KIT: KP 1/72 Aero MB.200
KIT #: 21
PRICE: LM 2.00
DECALS: Four options
REVIEWER: Carmel J. Attard
NOTES: Injection molded, lots of internal detail.


 The MB200 was chosen as a suitable heavy bomber for the Czech Air Force in mid 30s. The Czech government addressed on France with an enquiry for purchase of Licence and right to build a bomber, a fast series production. The selection was made on Marcel Bloch MB-200 En-4 which was of an all metal construction. The aircraft flew for the first time in 1933 and in early 1934 it was manufactured by Potez, Loire and Breguet.

 In 1935 the Ministry of National Defence joined a contract between Henry Potez and Aero factory in Prague. Agreement on licence documentation was reached for producing the MB200, and one original MB200 would be delivered for study purposes and intensive testing by the Military Air Institute in Prague-Letonany. A series 74 MB200 ordered by the Military Administration were to be built by the Aero and the Avia factories. The bomber was an all metal with stressed skin construction. This started long lasting flight testing. An auto-pilot was installed. One MB200 series 52 was converted into a photographic series for use by the Military Government Institute. The Czech built ones had some modifications and were fitted with local armament and equipment. The aircraft was driven by Letov V HD43 airscrews and powered by two licence built 588 KW radial engines Walter K-14-1. It carried a crew of 4-6 men and the armament consisted of 5x7.92 machine guns and 1,400 Kg of bombs which were released pneumatically.

 With the occupation of Bohemia and Moravia in 1939, the Germans took control of production and delivered several to Bulgaria. The MB200 was a modern aircraft at the time of its origin and production but soon it became obsolete particularly at the second half of the 30s. The great drawback with the aircraft was the problems developed by a flight on one engine.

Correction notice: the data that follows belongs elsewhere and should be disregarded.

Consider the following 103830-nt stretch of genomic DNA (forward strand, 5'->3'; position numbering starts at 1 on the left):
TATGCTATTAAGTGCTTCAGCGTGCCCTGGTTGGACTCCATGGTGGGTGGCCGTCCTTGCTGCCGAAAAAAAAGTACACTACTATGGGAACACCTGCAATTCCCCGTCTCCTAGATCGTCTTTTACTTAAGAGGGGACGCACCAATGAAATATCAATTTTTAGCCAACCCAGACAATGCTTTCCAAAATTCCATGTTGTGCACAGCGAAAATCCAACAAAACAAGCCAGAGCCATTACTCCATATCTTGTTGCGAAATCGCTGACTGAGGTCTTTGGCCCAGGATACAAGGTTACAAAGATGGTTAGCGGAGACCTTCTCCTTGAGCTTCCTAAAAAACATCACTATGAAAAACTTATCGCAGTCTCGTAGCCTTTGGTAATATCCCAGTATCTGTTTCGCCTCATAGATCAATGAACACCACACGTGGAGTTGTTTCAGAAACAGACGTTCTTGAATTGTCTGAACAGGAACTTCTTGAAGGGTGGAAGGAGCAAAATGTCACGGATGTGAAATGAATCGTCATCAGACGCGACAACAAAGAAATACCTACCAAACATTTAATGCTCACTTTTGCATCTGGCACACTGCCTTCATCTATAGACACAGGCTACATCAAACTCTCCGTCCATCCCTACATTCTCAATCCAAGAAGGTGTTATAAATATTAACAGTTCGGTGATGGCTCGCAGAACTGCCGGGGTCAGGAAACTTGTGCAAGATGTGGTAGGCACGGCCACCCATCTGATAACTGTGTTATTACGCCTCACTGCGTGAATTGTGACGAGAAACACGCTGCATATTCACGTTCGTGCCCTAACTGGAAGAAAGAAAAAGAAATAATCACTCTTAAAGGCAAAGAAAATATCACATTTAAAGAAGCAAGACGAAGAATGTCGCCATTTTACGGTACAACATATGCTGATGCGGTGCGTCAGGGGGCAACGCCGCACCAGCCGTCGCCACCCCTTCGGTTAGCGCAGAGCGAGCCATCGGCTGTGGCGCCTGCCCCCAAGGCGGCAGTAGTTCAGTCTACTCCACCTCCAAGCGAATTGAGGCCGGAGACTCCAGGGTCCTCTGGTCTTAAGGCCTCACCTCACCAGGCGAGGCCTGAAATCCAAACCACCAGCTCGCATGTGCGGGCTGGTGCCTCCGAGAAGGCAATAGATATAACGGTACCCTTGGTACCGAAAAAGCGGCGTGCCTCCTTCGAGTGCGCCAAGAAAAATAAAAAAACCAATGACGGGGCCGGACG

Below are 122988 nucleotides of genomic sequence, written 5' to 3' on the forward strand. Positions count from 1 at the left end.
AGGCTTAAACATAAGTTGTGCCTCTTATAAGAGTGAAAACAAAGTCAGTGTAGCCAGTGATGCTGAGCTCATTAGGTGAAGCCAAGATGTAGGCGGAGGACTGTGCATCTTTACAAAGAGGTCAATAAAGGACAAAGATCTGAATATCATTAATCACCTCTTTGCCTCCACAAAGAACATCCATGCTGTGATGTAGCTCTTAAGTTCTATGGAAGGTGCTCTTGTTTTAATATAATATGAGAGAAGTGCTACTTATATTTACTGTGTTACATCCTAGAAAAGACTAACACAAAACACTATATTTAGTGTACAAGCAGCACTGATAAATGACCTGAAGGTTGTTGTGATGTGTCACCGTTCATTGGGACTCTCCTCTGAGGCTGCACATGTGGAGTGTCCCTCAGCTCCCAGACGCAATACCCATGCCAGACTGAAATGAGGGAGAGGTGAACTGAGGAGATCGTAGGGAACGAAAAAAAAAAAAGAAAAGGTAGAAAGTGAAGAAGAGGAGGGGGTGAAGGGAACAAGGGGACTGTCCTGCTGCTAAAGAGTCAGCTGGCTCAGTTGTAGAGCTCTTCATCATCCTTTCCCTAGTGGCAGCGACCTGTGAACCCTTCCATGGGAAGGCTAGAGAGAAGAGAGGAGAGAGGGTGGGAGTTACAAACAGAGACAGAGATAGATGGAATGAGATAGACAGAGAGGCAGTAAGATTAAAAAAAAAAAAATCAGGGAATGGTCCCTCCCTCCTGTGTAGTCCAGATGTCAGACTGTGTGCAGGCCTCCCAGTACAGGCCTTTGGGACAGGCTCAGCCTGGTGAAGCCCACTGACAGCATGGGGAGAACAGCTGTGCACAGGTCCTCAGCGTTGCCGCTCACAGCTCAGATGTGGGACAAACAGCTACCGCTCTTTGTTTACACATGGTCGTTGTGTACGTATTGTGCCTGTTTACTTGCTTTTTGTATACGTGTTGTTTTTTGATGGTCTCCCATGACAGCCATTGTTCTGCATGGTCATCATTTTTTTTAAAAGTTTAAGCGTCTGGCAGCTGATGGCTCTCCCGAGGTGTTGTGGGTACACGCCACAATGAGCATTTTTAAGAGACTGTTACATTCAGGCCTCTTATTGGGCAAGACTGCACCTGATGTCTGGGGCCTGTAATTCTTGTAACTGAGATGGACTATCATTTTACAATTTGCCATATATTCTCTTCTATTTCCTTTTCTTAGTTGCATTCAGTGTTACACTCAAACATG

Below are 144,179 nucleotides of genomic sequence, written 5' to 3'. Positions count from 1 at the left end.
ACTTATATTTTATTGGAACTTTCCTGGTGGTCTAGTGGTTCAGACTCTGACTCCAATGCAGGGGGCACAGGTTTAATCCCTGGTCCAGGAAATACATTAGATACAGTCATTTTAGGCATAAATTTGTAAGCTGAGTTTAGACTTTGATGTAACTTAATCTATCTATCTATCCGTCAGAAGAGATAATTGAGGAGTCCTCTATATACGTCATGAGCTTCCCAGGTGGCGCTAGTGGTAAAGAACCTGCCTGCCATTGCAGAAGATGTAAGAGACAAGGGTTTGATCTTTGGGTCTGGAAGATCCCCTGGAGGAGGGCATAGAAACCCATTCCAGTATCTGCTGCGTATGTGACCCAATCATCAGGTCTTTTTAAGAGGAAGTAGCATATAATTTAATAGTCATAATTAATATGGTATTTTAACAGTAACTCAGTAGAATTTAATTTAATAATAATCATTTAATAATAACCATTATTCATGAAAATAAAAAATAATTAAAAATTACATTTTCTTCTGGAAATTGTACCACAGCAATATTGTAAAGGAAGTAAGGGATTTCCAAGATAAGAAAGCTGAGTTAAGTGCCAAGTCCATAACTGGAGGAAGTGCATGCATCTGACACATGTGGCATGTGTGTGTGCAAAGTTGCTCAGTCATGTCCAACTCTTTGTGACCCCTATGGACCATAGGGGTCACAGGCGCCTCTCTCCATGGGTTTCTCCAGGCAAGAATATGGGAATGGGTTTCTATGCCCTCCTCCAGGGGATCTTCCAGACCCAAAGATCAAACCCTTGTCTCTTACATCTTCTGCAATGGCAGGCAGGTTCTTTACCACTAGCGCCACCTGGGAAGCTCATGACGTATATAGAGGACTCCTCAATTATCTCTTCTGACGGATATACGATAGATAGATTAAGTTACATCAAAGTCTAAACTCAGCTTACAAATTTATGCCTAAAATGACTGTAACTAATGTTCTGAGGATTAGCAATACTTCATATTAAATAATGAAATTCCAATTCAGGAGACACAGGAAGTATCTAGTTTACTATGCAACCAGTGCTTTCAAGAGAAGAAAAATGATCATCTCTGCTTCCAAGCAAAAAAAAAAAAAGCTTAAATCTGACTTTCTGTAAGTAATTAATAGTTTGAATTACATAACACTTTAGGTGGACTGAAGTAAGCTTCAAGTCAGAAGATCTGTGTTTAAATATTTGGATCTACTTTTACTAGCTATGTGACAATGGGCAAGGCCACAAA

Circa 1940 the Bulgarian Bomber element was considerably strengthened by an order of 32 Avia B-71 (SB2) bombers. These served along a single Aero 304 and no less than 12 Aero-built Bloch MB-200. The MB200s known in Bulgaria as Buchal, meaning ‘eagle owl’ were fitted with external bomb racks under the fuselage. Absolete as it may have been at the time for the French, it still formed a sizeable part of the Royal Bulgarian Air Force peacetime order of battle.

  In spring 1940, the 5th Air Regimen (Orliak) that catered for medium-bomber and school that was based at Plovdiv consisted of a total of 56 aircraft. These comprised of B-71s, Do-11s, Ju-52s, FW58s and MB-200s. The MB-200 was also listed among the aircraft forming the training school at Sophia/ Vrajdebna. It was therefore associated with the bomber training school during the service life. Little is known if it ever conducted any bombing missions. Still the MB200 was regarded as a heavy bomber of modern construction earlier in the mid- thirties. It soon however became obsolete as the years gone by, and before the Bulgarian Air Force started to enter it into service. Sources indicate that the Germans delivered the Czech built MB 200 to the air force of Bulgaria.


The 1/72 scale model of the MB 200 was the 21st kit released by the Czech company Kovozavody Prostejov (KP) and when this occasion arose to build the kit it was quite a surprise. I have built several kits by KP and the MB 200 was the largest in the range. The kit proved to be very accurate in scale and in detail particularly the fine detail made to the interior of the aircraft and accurate cockpit layout and separate navigation station. This comprised of seats, stools, instrument panel, bomb aimer compartment, rear compartment etc. The kit is moulded in white plastic with accurate robust panel detail made to every part of the fuselage (formed out of four pieces) and also to the main plane panelling to represent the all metal construction developed in the early thirties.